Global business activity in many regions continues to be constrained by the ongoing Covid-19 pandemic, despite the success of the roll-out of vaccines in the advanced economies in cutting deaths, a report by Dun and Bradstreet said.However, the difficulties of accessing sufficient doses and rolling them out in most countries will ensure that world remains vulnerable to new cases and variants, it added.The Food and Agriculture Organization (FAO) Food Price Index averaged 127.1 points in May; its highest level since September 2011 and only 7.6 points below its highest-ever level.Inflation is being driven by pent-up demand following the easing of lockdowns, increased input prices, and supply constraints as lockdowns constrain output and shipping charges are boosted by container shortages and port delays, in turn driving the inventory cycle."The recent surge in inflation outside Europe is driven by short-term demand and supply factors related to the pandemic.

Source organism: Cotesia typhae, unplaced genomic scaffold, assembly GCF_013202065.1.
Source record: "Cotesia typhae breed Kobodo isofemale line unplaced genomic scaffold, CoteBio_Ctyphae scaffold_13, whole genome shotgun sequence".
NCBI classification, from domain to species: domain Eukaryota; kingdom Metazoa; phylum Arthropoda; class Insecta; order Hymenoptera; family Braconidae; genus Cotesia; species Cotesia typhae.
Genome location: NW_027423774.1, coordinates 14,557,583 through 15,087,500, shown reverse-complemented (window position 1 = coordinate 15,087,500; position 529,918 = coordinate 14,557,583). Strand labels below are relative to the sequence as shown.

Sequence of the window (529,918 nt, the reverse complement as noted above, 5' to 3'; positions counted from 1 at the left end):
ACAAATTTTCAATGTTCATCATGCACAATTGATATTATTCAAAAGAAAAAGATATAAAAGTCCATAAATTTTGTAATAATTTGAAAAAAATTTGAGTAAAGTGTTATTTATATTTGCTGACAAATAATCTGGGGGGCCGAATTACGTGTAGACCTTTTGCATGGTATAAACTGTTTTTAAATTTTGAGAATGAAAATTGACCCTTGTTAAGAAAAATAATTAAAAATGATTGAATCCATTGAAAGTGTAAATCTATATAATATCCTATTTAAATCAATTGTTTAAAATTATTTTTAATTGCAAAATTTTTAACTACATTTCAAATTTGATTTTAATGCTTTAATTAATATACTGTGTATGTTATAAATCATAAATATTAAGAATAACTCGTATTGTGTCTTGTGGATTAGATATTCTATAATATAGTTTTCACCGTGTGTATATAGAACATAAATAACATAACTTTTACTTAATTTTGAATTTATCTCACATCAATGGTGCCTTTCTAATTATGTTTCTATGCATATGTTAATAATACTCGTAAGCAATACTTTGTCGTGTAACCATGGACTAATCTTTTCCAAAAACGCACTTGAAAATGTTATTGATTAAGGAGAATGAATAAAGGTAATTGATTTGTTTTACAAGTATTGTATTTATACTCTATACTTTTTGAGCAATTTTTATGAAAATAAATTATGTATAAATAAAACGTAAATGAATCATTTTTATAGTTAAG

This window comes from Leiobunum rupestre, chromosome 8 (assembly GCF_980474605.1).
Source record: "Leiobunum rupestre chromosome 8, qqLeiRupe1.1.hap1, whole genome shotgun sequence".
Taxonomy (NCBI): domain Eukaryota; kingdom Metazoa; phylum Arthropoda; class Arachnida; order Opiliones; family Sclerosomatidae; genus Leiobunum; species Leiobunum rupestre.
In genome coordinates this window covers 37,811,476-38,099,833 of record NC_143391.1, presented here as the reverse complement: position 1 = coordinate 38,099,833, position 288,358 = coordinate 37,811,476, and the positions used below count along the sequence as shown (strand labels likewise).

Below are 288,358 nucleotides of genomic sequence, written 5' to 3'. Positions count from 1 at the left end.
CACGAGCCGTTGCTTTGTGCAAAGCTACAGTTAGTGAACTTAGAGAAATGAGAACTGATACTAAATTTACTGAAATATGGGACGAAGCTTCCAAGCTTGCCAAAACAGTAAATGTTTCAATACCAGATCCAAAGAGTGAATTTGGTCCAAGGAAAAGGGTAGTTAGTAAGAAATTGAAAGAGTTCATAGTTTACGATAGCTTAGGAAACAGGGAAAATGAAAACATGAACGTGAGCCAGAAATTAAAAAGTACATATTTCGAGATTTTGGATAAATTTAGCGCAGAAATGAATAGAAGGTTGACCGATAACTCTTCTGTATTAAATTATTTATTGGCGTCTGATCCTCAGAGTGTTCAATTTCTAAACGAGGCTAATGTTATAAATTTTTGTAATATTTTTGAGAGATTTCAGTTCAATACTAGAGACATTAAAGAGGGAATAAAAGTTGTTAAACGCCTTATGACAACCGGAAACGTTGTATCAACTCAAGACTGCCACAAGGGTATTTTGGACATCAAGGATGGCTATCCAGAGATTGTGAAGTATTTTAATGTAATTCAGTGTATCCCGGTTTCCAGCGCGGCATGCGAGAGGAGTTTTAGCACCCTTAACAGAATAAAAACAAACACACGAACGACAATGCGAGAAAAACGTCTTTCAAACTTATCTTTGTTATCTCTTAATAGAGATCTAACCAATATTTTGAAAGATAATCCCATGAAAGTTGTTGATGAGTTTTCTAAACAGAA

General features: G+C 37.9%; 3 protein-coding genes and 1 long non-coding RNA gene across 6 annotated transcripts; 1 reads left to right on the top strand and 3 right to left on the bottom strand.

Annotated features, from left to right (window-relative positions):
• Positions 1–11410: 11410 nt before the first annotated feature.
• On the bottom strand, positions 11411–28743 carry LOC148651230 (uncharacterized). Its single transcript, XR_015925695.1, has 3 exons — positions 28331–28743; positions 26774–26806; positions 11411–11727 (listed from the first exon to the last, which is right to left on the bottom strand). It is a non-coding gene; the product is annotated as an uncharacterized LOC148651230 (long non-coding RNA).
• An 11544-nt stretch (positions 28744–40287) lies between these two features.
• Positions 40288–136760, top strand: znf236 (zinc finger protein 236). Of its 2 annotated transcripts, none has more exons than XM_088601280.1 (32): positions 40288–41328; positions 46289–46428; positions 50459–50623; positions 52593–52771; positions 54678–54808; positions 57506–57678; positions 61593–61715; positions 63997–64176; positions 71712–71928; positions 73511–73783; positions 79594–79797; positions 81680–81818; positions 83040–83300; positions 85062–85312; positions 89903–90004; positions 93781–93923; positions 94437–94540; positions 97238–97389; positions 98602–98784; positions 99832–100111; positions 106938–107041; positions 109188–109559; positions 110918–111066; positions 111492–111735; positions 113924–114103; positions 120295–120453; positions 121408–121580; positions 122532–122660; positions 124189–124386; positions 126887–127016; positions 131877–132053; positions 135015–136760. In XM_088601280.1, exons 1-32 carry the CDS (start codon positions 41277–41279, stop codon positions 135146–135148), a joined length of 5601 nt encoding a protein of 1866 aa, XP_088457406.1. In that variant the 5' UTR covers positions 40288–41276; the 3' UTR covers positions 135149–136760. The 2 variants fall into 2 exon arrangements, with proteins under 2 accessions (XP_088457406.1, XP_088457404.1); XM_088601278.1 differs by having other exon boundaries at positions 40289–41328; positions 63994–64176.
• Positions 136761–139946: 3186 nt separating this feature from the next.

The pandemic is still constraining business activity in many regions despite the vaccines' success in cutting death rates. We expect inflation to return towards policy targets by 2022, but input costs will weigh on profits, or raise final prices." said Arun Singh, Global Chief Economist, Dun & Bradstreet.Mapping the biweekly change in Covid-19 cases on ourworldindata.org shows how the pandemic has ricocheted around the world in 2021. In Q1, the intense case numbers growth was in Europe and South America, by April it was in India and the rest of South Asia, May offered a pause with falling case numbers globally except in places such as Vietnam and South Africa; but June saw new leaps in case numbers in Southern Africa, Russia and even in the highly-vaccinated Israel and the UK.Just as policy-makers and corporate plans have shifted to scoping the end of the pandemic, the delta variant is arriving in virgin populations like the Congo, with cases isolated in southern China. Continuing travel and commerce and the high transmissibility of the latest emerging variant means even highly-vaccine rich economies have not escaped, the report added.